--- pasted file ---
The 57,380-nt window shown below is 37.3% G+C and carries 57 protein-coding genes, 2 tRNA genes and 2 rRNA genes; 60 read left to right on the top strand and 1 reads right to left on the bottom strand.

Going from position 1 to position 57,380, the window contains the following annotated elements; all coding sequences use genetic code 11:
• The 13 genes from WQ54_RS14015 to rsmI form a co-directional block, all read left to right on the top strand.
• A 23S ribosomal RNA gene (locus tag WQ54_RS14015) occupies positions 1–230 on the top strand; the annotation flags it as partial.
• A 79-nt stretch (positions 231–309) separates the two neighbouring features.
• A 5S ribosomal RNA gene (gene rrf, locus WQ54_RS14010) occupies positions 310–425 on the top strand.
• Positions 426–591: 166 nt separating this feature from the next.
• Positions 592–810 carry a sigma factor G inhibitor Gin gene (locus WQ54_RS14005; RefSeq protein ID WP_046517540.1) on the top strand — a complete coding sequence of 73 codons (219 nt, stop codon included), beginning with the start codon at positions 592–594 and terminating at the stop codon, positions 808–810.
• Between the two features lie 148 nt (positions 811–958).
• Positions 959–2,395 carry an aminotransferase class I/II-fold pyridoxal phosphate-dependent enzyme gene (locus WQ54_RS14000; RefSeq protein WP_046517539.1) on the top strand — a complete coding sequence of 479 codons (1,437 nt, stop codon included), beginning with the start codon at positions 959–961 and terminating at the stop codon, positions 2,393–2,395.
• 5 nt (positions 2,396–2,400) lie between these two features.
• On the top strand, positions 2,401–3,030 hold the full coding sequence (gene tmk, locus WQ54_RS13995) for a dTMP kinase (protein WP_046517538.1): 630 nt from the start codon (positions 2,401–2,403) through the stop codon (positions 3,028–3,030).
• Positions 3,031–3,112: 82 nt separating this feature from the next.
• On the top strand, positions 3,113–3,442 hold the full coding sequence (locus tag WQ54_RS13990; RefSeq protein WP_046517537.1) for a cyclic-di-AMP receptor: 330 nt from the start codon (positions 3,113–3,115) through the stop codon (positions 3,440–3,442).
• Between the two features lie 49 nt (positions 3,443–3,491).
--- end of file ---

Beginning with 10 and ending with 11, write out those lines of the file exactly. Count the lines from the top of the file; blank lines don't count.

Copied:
• Positions 959–2,395 carry an aminotransferase class I/II-fold pyridoxal phosphate-dependent enzyme gene (locus WQ54_RS14000; RefSeq protein WP_046517539.1) on the top strand — a complete coding sequence of 479 codons (1,437 nt, stop codon included), beginning with the start codon at positions 959–961 and terminating at the stop codon, positions 2,393–2,395.
• 5 nt (positions 2,396–2,400) lie between these two features.